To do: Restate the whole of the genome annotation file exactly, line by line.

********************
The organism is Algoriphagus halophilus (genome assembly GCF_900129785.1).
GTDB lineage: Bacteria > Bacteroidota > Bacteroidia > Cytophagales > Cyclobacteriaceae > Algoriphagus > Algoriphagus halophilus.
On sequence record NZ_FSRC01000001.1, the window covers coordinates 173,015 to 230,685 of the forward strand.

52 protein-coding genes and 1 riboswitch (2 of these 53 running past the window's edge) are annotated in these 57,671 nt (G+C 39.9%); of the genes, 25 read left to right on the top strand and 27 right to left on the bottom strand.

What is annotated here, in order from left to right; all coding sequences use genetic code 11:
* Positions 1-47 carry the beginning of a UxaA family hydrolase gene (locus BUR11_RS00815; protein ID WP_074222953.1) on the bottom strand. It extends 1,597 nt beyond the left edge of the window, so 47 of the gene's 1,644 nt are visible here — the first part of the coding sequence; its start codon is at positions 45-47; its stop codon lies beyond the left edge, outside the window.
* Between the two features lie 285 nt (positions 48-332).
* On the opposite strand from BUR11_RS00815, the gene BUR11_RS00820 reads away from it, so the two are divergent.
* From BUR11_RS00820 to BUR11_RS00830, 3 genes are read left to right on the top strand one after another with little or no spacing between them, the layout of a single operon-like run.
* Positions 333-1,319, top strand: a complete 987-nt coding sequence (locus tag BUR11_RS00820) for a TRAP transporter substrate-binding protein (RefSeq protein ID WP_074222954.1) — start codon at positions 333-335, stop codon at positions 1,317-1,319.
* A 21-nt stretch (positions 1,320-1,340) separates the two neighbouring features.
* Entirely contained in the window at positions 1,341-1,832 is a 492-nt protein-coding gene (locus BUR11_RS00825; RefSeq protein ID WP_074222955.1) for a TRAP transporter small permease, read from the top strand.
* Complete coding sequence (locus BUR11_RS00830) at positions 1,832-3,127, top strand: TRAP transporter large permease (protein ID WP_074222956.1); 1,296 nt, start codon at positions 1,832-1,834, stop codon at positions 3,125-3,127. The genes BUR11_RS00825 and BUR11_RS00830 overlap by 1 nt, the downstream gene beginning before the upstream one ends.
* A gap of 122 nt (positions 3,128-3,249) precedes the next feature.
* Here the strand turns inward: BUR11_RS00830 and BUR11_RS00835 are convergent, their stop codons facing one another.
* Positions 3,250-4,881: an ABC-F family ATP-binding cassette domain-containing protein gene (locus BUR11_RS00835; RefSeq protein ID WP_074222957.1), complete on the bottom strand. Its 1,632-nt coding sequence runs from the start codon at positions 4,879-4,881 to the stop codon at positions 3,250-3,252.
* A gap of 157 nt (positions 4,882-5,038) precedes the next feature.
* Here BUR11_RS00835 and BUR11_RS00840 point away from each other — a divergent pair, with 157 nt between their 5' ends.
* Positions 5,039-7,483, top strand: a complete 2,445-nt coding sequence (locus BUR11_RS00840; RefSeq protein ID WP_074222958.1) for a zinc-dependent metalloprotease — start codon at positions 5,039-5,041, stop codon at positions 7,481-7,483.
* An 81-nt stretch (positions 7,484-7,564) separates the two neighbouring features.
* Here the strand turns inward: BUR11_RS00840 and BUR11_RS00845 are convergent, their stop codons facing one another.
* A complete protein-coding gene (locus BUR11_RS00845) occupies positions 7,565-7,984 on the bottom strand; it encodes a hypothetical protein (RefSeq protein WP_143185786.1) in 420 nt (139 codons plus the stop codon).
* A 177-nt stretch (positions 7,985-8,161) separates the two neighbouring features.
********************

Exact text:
The organism is Algoriphagus halophilus (genome assembly GCF_900129785.1).
GTDB lineage: Bacteria > Bacteroidota > Bacteroidia > Cytophagales > Cyclobacteriaceae > Algoriphagus > Algoriphagus halophilus.
On sequence record NZ_FSRC01000001.1, the window covers coordinates 173,015 to 230,685 of the forward strand.

52 protein-coding genes and 1 riboswitch (2 of these 53 running past the window's edge) are annotated in these 57,671 nt (G+C 39.9%); of the genes, 25 read left to right on the top strand and 27 right to left on the bottom strand.

What is annotated here, in order from left to right; all coding sequences use genetic code 11:
* Positions 1-47 carry the beginning of a UxaA family hydrolase gene (locus BUR11_RS00815; protein ID WP_074222953.1) on the bottom strand. It extends 1,597 nt beyond the left edge of the window, so 47 of the gene's 1,644 nt are visible here — the first part of the coding sequence; its start codon is at positions 45-47; its stop codon lies beyond the left edge, outside the window.
* Between the two features lie 285 nt (positions 48-332).
* On the opposite strand from BUR11_RS00815, the gene BUR11_RS00820 reads away from it, so the two are divergent.
* From BUR11_RS00820 to BUR11_RS00830, 3 genes are read left to right on the top strand one after another with little or no spacing between them, the layout of a single operon-like run.
* Positions 333-1,319, top strand: a complete 987-nt coding sequence (locus tag BUR11_RS00820) for a TRAP transporter substrate-binding protein (RefSeq protein ID WP_074222954.1) — start codon at positions 333-335, stop codon at positions 1,317-1,319.
* A 21-nt stretch (positions 1,320-1,340) separates the two neighbouring features.
* Entirely contained in the window at positions 1,341-1,832 is a 492-nt protein-coding gene (locus BUR11_RS00825; RefSeq protein ID WP_074222955.1) for a TRAP transporter small permease, read from the top strand.
* Complete coding sequence (locus BUR11_RS00830) at positions 1,832-3,127, top strand: TRAP transporter large permease (protein ID WP_074222956.1); 1,296 nt, start codon at positions 1,832-1,834, stop codon at positions 3,125-3,127. The genes BUR11_RS00825 and BUR11_RS00830 overlap by 1 nt, the downstream gene beginning before the upstream one ends.
* A gap of 122 nt (positions 3,128-3,249) precedes the next feature.
* Here the strand turns inward: BUR11_RS00830 and BUR11_RS00835 are convergent, their stop codons facing one another.
* Positions 3,250-4,881: an ABC-F family ATP-binding cassette domain-containing protein gene (locus BUR11_RS00835; RefSeq protein ID WP_074222957.1), complete on the bottom strand. Its 1,632-nt coding sequence runs from the start codon at positions 4,879-4,881 to the stop codon at positions 3,250-3,252.
* A gap of 157 nt (positions 4,882-5,038) precedes the next feature.
* Here BUR11_RS00835 and BUR11_RS00840 point away from each other — a divergent pair, with 157 nt between their 5' ends.
* Positions 5,039-7,483, top strand: a complete 2,445-nt coding sequence (locus BUR11_RS00840; RefSeq protein ID WP_074222958.1) for a zinc-dependent metalloprotease — start codon at positions 5,039-5,041, stop codon at positions 7,481-7,483.
* An 81-nt stretch (positions 7,484-7,564) separates the two neighbouring features.
* Here the strand turns inward: BUR11_RS00840 and BUR11_RS00845 are convergent, their stop codons facing one another.
* A complete protein-coding gene (locus BUR11_RS00845) occupies positions 7,565-7,984 on the bottom strand; it encodes a hypothetical protein (RefSeq protein WP_143185786.1) in 420 nt (139 codons plus the stop codon).
* A 177-nt stretch (positions 7,985-8,161) separates the two neighbouring features.